Singapore's neighbouring country, Malaysia has decided to abolish colonial-era Sedition Act, which is widely used to rein in dissent and the cabinet is working on the suspension process of the death penalty by the end of 2018.
The Malaysian Sedition Act states that any individual, who (a) does or attempts to do, or makes any preparation to do, or conspires with any person to do, any act which has or which would if done, have a seditious tendency; (b) utters any seditious words; (c) prints, publishes, sells, offers for sale, distributes or reproduces any seditious publication; or (d) imports any seditious publication,
-shall be guilty of an offence and shall, on conviction, be liable for a first offence to a fine not exceeding five thousand ringgit or to imprisonment for a term not exceeding three years or to both, and, for a subsequent offence, to imprisonment for a term not exceeding five years; and any seditious publication found in the possession of the person or used in evidence at his trial shall be forfeited and may be destroyed or otherwise disposed of as the court directs.
The offences also include that any person who without lawful excuse has in his possession any seditious publication shall be guilty of an offence and shall, on conviction, be liable for the first offence to a fine not exceeding.
Gobind Singh Deo, the Communications and Multimedia Minister said on Thursday, October 11 that the Malaysian cabinet had decided to suspend the use of the Sedition Act as they prepare a bill to repeal the law. The abolishment of the death penalty news has sparked off a lot of discussions.
"As far as we are concerned, a decision has been made and it has to be communicated to the attorney-general. And, of course, it's for him to decide what to do next," Deo said in a press conference as quoted by Reuters.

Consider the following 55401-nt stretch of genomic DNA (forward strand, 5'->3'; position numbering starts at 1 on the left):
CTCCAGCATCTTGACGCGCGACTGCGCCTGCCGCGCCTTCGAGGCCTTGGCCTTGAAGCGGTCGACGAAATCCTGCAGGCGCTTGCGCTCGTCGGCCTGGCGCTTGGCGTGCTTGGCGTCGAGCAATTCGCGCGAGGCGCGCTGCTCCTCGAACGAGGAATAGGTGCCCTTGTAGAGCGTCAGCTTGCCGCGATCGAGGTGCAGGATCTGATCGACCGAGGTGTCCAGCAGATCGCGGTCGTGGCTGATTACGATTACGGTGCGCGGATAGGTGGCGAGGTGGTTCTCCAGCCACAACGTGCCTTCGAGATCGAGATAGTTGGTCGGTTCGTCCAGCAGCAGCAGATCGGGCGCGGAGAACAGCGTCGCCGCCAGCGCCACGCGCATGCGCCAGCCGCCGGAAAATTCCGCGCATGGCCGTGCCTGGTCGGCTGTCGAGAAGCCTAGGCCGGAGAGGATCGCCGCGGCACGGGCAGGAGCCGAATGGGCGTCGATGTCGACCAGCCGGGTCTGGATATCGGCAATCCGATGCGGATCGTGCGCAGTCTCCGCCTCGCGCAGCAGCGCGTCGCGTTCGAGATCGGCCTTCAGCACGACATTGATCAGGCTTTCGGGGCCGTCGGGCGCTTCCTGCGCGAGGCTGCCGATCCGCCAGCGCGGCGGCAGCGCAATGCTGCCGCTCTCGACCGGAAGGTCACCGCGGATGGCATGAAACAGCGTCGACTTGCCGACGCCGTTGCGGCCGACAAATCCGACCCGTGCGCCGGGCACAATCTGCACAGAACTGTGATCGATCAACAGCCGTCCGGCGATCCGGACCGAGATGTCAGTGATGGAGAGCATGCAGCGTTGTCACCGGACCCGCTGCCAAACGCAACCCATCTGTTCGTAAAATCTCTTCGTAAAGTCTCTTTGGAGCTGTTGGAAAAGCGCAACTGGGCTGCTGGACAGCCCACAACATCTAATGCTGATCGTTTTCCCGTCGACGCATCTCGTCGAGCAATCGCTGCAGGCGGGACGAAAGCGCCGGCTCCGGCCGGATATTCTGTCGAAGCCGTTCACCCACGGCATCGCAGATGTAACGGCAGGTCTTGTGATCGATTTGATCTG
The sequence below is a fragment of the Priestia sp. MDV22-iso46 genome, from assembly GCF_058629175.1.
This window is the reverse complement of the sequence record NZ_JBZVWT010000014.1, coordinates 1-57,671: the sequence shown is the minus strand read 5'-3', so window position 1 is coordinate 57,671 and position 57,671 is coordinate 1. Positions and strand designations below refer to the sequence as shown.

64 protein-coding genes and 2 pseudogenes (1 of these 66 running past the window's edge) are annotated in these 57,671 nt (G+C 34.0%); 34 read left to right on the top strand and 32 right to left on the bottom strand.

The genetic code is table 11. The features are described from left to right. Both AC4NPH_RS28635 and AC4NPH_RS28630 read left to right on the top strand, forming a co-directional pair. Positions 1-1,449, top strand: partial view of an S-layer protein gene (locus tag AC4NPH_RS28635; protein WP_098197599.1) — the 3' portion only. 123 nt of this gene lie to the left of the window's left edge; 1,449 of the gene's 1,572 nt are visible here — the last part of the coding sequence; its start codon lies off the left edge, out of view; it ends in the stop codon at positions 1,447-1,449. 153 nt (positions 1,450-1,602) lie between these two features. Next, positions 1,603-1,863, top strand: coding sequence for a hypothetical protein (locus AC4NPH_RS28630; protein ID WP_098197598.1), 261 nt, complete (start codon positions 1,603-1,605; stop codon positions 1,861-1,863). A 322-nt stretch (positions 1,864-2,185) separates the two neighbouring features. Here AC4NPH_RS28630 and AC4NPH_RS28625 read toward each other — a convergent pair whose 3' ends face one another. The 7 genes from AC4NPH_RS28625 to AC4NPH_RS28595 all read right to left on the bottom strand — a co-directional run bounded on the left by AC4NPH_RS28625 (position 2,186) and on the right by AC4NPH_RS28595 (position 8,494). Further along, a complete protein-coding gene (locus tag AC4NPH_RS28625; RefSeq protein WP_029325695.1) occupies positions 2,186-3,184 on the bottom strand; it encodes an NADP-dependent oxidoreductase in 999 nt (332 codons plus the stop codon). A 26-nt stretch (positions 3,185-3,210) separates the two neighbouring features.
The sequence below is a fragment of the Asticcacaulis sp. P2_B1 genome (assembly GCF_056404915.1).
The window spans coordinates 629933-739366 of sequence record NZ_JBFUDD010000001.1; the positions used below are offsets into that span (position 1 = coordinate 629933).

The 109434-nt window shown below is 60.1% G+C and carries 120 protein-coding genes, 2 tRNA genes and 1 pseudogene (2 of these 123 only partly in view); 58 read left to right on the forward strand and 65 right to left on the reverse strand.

Later, the Law Minister Datuk Liew Vui Keong announced on Wednesday, October 10 that the cabinet has decided to repeal the death penalty. In addition, the Amnesty International secretary-general Kumi Naidoo said in a statement that "We are calling on the Malaysian parliament to completely abolish the death penalty for all crimes, with no exceptions."
The death penalty is carried out by hanging as provided in Section 277 of the Criminal Penal Code. But, the law changes when it comes to the sentencing of pregnant women or a juvenile. If a woman is pregnant then the death penalty converts into life imprisonment and for juvenile offenders also the sentence may change.
In addition, Keong also said that since Malaysia is abolishing the death penalty "all executions should not be carried out." So, this could save two women, Indonesian Siti Aisyah and Doan Thi Huong, a Vietnamese, who were found guilty of assassinating Kim Jong Nam, the half-brother of North Korean leader Kim Jong Un last year.
However, the bills to repeal both the laws are expected to be presented during the parliament session, which takes place on Monday.